Track 11, the Kidman/McGregor duet "Come What May," written by David Baerwald, is the second song created specifically for the film. Produced by David Foster, this song is a fairly straightforward and appealing (if conventional) musical romantic ballad. The charming vocals and swelling strings would be at home on any stage musical soundtrack.

Just in case you were in danger of mellowing out over the preceding two numbers, Track 12, "El Tango de Roxanne," is pretty much guaranteed to give you a major jolt. The number is derived primarily from Sting’s "Roxanne," interspersed with the refrain "Le Tango de Moulin Rouge" by Marianito Mores, Luhrmann and Craig Pearce. The number is cast as an ultra-dramatic tango. Jacek Korman’s deep vocals are so arresting and raspy that they practically strip the paint from the walls, while McGregor sounds effectively distraught in the counterpoint melody. Jose Feliciano contributes some intricate guitar action, while shivery strings, piano and mournful back-up vocals swirl through the rears. If you want for some reason to create an ambience of imminent doom in your listening environment, this song will do it – by the denouement, the singers sound as if they are descending straight into Hell.

Track 13, "Complainte de La Butte," is a song with lyrics by Jean Renoir (of all people), performed in French and English by Rufus Wainwright and produced by Michel Pepin and Wainwright. The number does its best to sound like a soft, atmospheric French café ballad, with a gradual layering on of instruments, including a piano in the rears that works into an arrangement that sounds almost like something Billy Joel might play. An accordion and strings wistfully assist singer Wainwright in the mains.

Track 14, "Hindi Sad Diamonds," may sound pretty peculiar out of context on the album (in the film, it’s a massive Indian-themed production number), as it’s a mixture of "Chamma Chamma" by Sameer, "Diamonds Are a Girl’s Best Friend" and "The Hindi" by Steve Sharples, as performed by Nicole Kidman, John Leguizamo and Alka Yagnik. It’s a trippy blend of gloomily booming synth in the rears and insistent, almost James Bond-theme strings, high wailing vocals and a techno loop. The track, produced by BLAM, DeVries and Sharples, is striking and strange, carrying the fascination of the unique.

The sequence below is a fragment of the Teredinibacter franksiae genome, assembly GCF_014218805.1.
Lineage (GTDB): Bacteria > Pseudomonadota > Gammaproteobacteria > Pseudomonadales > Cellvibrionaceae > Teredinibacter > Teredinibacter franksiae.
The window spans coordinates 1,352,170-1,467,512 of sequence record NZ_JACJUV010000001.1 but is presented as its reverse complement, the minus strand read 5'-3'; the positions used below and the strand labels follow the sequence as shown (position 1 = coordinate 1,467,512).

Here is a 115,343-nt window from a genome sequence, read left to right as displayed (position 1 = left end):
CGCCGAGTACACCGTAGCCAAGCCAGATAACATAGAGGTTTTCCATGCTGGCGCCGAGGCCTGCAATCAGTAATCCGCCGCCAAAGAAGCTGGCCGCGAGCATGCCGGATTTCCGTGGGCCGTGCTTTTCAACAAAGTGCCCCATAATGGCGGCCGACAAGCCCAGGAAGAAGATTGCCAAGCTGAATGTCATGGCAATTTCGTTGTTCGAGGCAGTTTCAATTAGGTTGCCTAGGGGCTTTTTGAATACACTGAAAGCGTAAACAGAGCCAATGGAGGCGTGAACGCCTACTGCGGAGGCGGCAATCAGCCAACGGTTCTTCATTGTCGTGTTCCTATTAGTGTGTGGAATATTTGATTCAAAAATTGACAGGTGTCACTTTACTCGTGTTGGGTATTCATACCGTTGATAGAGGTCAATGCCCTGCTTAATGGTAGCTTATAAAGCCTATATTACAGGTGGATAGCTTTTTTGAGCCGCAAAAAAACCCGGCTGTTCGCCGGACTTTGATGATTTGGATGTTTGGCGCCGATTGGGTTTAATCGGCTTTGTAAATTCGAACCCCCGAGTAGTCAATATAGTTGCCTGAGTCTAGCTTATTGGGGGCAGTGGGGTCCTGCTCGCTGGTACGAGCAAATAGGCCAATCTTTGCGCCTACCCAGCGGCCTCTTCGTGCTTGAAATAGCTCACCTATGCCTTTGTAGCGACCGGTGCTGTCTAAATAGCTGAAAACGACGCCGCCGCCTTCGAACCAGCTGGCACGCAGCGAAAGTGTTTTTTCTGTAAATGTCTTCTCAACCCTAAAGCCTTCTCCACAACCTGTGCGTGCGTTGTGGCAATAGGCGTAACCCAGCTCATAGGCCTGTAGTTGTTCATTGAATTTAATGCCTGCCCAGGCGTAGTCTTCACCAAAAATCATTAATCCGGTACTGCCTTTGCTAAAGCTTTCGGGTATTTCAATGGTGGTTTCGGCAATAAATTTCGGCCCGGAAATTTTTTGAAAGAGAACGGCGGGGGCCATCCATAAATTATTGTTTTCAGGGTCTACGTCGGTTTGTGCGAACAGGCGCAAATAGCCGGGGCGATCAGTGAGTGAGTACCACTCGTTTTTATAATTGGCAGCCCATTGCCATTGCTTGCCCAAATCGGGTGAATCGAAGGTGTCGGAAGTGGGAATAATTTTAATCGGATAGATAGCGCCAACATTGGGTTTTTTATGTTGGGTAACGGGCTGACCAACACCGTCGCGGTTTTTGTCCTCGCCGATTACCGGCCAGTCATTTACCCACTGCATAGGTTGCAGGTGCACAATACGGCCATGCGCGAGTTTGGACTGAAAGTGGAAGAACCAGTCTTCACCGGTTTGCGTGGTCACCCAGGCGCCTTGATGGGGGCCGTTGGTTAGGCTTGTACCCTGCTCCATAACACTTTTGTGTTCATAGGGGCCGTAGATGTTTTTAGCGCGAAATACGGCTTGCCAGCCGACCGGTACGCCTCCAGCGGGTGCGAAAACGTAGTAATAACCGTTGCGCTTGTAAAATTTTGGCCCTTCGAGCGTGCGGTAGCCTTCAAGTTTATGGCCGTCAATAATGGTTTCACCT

Track 15 is a different version of the opener "Nature Boy." Bowie is joined this time by Massive Attack, with Robert "3D" Del Naja, Neil Davidge and Craig Armstrong producing. There’s lots of hum, whine, boom and reverberation in all speakers, which is intended. Likewise, the volume goes in and out on purpose (don’t try to adjust it), as though we are listening to a song played over a radio on which reception may be lost at any moment – presumably to signify our imminent departure from the universe of Moulin Rouge. It does end an elsewhere roaring album on a surprisingly soft, melancholy note – careful listeners will hear Kidman whisper "I love you" as the last sound of the album.

Two omissions from the album that appear in the film are the song in which the main characters pitch their pixilated musical ideas to the tune of Offenbach’s "Can Can" and the rendition of "Like a Virgin" by Broadbent, which can safely be categorized as unforgettable. However, the Moulin Rouge soundtrack is emphatically worth owning and, indeed, may inspire compulsive repeat listening.